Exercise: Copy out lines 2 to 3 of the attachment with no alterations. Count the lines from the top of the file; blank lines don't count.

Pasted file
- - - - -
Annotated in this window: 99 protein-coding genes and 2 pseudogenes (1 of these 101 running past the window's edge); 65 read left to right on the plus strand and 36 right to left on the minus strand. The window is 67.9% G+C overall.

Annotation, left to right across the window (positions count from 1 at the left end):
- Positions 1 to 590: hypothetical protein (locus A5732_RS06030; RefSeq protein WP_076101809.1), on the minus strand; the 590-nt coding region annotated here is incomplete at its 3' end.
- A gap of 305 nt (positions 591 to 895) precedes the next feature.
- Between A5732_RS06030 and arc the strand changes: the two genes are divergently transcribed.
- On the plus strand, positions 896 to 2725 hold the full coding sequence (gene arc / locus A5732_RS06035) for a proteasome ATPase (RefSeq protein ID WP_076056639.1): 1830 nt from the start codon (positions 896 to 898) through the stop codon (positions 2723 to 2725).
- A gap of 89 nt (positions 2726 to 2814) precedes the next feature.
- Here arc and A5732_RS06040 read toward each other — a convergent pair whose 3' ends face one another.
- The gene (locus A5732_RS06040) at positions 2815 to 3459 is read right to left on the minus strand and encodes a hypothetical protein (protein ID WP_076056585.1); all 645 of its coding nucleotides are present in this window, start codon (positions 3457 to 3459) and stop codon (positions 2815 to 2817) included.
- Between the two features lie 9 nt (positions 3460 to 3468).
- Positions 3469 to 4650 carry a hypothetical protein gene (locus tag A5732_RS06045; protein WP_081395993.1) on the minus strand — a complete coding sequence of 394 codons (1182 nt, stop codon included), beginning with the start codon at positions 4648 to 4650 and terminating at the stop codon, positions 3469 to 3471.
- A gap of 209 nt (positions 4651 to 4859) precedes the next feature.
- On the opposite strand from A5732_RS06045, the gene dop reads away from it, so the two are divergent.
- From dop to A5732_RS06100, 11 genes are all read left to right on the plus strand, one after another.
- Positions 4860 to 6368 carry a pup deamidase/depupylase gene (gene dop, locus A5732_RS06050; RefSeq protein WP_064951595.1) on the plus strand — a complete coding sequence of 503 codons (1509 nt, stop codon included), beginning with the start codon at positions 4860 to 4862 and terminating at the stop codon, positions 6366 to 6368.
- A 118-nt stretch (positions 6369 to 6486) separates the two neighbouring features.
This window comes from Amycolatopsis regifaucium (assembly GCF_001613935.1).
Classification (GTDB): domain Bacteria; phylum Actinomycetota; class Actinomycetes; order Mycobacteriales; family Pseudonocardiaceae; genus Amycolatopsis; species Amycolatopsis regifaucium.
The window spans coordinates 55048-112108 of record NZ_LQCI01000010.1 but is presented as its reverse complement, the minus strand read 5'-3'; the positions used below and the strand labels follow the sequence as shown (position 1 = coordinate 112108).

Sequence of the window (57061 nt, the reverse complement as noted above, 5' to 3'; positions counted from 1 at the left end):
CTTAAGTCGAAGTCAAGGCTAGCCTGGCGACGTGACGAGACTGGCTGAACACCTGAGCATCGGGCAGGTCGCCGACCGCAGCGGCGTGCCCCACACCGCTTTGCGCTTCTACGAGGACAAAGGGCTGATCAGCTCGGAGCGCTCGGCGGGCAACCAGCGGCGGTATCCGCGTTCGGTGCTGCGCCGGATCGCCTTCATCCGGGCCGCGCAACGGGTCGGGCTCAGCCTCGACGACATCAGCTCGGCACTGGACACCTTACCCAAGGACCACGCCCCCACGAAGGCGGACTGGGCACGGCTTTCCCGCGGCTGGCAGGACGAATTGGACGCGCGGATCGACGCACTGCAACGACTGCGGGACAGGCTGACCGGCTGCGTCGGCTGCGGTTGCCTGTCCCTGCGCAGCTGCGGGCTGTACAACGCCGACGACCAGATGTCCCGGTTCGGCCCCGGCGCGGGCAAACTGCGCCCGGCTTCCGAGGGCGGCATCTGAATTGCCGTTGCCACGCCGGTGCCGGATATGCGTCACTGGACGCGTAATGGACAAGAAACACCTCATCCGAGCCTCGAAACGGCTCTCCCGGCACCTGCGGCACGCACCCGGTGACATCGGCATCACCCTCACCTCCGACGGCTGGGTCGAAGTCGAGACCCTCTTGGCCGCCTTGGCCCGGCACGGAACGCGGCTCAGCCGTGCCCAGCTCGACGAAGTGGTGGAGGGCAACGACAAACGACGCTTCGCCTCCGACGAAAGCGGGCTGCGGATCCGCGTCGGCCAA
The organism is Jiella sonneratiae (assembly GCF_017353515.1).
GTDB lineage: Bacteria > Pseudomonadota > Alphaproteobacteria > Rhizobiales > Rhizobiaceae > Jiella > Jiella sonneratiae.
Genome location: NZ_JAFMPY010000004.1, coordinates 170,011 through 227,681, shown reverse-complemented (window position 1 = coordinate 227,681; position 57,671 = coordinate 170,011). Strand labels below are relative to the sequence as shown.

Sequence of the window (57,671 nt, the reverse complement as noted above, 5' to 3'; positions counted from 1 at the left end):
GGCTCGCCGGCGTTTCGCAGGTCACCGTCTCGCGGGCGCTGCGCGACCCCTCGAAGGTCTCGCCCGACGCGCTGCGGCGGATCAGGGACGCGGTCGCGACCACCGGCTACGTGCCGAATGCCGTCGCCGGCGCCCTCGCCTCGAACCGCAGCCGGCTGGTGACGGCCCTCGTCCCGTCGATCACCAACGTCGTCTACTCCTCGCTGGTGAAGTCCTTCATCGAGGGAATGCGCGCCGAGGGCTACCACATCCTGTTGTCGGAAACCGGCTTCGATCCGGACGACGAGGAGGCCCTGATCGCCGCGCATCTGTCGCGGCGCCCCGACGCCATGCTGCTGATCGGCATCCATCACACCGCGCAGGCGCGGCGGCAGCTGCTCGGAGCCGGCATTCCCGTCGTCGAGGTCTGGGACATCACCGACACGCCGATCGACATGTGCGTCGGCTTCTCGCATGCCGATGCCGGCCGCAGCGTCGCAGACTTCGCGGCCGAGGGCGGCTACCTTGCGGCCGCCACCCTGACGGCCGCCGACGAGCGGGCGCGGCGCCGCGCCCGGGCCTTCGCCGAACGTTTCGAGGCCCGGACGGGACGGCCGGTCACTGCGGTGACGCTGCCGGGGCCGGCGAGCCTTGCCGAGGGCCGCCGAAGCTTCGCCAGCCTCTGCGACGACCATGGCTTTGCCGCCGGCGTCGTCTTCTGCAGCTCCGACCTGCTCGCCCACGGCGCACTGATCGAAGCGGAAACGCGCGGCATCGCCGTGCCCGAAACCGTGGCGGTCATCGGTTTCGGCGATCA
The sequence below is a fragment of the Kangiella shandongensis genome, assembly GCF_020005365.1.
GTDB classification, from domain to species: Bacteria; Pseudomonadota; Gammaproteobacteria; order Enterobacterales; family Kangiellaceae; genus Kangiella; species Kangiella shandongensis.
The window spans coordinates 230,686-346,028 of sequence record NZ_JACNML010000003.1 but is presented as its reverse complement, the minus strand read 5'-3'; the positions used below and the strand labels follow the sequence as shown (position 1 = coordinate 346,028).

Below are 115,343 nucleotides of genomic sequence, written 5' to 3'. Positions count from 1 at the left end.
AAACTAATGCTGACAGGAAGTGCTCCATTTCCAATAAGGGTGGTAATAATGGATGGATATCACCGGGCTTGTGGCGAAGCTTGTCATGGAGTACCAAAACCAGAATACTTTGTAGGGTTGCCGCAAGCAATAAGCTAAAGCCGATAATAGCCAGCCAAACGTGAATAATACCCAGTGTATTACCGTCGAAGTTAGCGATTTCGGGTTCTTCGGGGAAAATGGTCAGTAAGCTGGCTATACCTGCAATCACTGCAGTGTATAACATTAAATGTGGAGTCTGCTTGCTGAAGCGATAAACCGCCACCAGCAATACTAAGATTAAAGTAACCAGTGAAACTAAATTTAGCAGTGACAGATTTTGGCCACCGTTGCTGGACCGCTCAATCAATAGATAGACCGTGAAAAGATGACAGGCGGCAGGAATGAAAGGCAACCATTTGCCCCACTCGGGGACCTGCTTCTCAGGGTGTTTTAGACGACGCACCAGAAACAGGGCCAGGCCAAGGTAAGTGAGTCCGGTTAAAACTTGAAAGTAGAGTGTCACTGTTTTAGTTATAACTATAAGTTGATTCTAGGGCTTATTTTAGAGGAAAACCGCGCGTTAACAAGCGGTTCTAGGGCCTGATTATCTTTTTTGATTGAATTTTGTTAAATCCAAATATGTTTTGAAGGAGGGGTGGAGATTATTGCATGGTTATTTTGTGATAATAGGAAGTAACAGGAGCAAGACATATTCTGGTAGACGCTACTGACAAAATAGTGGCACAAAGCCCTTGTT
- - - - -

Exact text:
Annotation, left to right across the window (positions count from 1 at the left end):
- Positions 1 to 590: hypothetical protein (locus A5732_RS06030; RefSeq protein WP_076101809.1), on the minus strand; the 590-nt coding region annotated here is incomplete at its 3' end.